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It's Time To Get Maniacal

If you've attended a cattlemen's meeting in the last couple of years, it's likely you've heard a presentation or two on alliances. You also likely sat through a speaker or two who talked about the changes occurring in our marketplace and the phenomenal growth of alliances.

My own non-scientific study says you probably nodded and agreed with the general theme of the talk but still aren't technically aligned with anyone or marketing your cattle in any formal alliance. This was probably a prudent decision, as many alliances have come and gone. And, while a few alliances have been hugely successful, the truth is the alliance movement, or revolution, largely is still a theoretical one.

That said, I'd argue it's time to become an alliance maniac. I'm not necessarily talking about those who contractually align producers, though that might be a viable option. I'm saying we have to have a positive attitude toward alliances and actively seek them.

So much is happening these days, it's nigh to impossible to stay current on everything. Plus, in modern cattle production, a rancher's management team is relatively small. Thus, to assume the best ideas, the best information, etc., will come from within is extremely dangerous.

We should be maniacal in our desire to find and work with the cutting-edge operations throughout the supply chain, either directly partnering with them or sharing information. Whether it a nutritionist, your pharmaceutical salesman, the best feedyards, packers or retailers in the business, there is someone -- and likely more than one -- with whom a relationship would be of benefit to you.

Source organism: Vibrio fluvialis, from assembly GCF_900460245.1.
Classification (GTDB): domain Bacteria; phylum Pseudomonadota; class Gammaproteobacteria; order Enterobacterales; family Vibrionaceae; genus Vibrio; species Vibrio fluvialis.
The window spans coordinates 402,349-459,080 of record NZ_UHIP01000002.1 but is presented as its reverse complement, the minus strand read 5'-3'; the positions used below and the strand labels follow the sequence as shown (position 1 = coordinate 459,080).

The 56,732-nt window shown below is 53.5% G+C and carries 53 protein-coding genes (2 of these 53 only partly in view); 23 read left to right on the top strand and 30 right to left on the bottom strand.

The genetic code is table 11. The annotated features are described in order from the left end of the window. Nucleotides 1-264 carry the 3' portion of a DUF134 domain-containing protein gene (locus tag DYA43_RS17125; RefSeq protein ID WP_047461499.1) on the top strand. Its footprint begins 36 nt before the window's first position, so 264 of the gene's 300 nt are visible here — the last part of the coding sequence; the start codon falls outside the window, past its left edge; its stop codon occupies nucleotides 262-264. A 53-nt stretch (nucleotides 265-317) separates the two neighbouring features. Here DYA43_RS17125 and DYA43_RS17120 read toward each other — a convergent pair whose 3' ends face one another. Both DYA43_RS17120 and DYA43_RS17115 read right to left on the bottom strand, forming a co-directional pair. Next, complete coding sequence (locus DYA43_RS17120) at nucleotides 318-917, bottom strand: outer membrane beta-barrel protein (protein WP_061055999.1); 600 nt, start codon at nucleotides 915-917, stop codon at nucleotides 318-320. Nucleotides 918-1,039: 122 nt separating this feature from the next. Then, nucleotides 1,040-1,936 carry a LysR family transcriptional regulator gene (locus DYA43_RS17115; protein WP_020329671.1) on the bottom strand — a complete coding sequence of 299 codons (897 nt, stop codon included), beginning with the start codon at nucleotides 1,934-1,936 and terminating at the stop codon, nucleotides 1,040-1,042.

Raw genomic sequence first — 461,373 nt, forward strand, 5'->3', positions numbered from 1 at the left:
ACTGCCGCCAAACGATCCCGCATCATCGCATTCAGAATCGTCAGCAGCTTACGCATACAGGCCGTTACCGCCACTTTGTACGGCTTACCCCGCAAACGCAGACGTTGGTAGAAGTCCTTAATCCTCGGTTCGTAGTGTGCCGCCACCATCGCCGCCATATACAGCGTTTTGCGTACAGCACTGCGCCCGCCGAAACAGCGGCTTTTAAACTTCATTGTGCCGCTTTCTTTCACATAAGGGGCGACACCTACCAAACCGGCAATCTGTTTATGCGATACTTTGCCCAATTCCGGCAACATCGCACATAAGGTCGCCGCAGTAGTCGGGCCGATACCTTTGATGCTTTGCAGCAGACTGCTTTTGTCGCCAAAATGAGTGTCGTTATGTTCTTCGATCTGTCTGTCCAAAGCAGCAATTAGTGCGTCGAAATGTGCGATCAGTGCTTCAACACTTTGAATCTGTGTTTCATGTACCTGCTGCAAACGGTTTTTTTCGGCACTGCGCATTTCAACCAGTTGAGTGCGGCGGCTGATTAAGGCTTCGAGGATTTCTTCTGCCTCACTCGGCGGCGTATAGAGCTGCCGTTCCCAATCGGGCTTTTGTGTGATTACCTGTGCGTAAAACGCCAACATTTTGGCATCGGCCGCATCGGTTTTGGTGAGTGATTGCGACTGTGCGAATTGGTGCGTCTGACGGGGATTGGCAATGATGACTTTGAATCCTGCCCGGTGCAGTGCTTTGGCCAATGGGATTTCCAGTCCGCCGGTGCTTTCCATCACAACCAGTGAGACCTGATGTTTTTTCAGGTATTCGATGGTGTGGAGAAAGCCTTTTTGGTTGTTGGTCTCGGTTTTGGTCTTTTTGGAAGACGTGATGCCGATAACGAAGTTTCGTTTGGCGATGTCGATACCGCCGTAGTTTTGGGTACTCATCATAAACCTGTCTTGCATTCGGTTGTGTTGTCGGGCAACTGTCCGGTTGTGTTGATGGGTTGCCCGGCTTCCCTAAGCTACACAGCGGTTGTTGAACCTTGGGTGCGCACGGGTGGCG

We should also be committed to becoming technology maniacs. It's easy to forget how big an impact technology has had on this industry, but try to imagine raising cattle without a cell phone, computers, EPDs, or any of the other technologies we use every day.

The list of technologies the futurists are predicting is mind-boggling -- we may have DNA tests for disease resistance and tenderness in the future. We'll likely have a whole new set of information and tools to do our job better. Of course, the early adopters will be the one who reap the rewards; the late adaptors will pay the price.
-- Troy Marshall